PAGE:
Red Cross or Red Crayon?

Red Cross or Red Crayon? March 18, 2011

The Red Cross has been warning us for years that in event of an emergency, preparation counts.   So intent is the Red Cross on helping us prepare that they have created a variety of checklists for all sorts of natural or man-made disasters. There’s a list for tornadoes, for hurricanes, for tsunamis and for earthquakes. There’s a list for oil spills, for  flu, and even for our hot tubs.

In event of an earthquake, the Red Cross warns us to keep sturdy shoes and a flashlight beside every bed, and to be sure our home is firmly anchored to a foundation (not an easy task for those living in trailers perched on cinder blocks).  Be sure and practice the drop, cover and hold on to each other, the Red Cross advises.

Does this mean that folks living in high risk zones ought to hosts drills whenever they have company over?

“Oh, Sally, I’ll take that coat while you join Jonah under the table. We like to make sure all our guests are prepared in event of an earthquake.”

“Yeah, sugah. C’mon on over here,” Jonah says, leering and patting the floor.

Those living along the Gulf Coast please make note that Baby oil, not kerosene or diesel fuel, is the best method for removing hazardous petroleum from one’s body. (However, if you are drunk enough that you think diesel fuel is a good cleaning solvent, please refrain from smoking). Soap and fresh water works well, too, assuming you can find some fresh water. And because common sense has become a rare commodity, the Red Cross warns that anyone inhaling oil vapors or burning oil, should “move to an area where the air is clean.”  Like Montana, perhaps?

Tornadoes are a rarity in the Pacific Northwest (as is sweet tea and tasty collards) so there’s no need to worry about how one should go about bolting lawn furniture to grass, but the advice to stay out of  damaged buildings is nonetheless wise. Big Foot and D. B. Cooper remain at large. It could be traumatic to happen upon the two of them practicing the drop, cover and hold, what with all those nasty dreadlocks and years without bathing.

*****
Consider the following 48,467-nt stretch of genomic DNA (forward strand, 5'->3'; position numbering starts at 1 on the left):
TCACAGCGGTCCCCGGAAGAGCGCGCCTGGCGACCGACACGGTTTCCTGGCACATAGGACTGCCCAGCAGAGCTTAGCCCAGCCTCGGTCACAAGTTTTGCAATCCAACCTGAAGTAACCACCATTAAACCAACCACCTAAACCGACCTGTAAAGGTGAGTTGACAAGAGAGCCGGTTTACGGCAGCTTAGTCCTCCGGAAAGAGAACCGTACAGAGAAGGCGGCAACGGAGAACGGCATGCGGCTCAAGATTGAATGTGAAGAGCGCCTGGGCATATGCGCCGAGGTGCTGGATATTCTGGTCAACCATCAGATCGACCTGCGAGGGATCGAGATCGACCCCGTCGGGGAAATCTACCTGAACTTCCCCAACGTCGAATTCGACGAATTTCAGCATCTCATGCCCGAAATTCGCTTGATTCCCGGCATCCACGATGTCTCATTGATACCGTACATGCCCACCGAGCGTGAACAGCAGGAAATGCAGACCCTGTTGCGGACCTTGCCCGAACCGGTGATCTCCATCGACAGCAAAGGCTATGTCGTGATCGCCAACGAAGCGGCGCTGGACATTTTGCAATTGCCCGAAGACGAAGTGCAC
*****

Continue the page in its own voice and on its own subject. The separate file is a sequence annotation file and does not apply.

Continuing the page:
And don’t we all wish people would follow the Red Cross advice to “keep all your animals under you direct control”?  That includes ill-bred children, too.

Forget about what Pat Robertson and Glenn Beck are saying about disaster zones, Shirley McClaine and Linda Evans told people decades ago that they ought to move to the Pacific Northwest if they wanted to avoid natural disasters. Apparently, Mother Nature is a Seattle native.

Still, those who live along the Left coastline do have to worry about Tsunamis. The Red Cross has some terrific advice for those affected first by earthquakes and then the resulting high tide: “Avoid disaster areas. Your presence might interfere with emergency response operations.”

That would be the people flying overhead in those helicopters, pointing and shouting, “Wouldcha look at that, Nadine? There’s people up there on that rooftop. They even got them a sign.”

“What’s it say, Ned? I can’t see it.”


For all you disaster novices, that’s code for “Somebody better hurry and call the military. I’m dying here.”

The Red Cross doesn’t mention it in their lists, but you might want to keep a red crayon and some butcher paper on hand.

Jez saying.

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  • Steve T

    Signal fires work well too. Just make sure you’re not standing on your roof when you light it.

  • Ha Ha. I hear ya, Karen. I, too, read the Red Cross page on preparedness, and tried to picture my 9 kids and husband and I crouched under our dining room table (the sturdiest thing in our rickity old house, including the house) during an earthquake. I thought the advice on housing worthless. Most people live in crumbly old houses (or trailer parks) precisely because that’s all they can afford. If they could spring for something with a stronger foundation, they surely would, so telling them their home is not likely to withstand a major quake doesn’t really do a lot of good.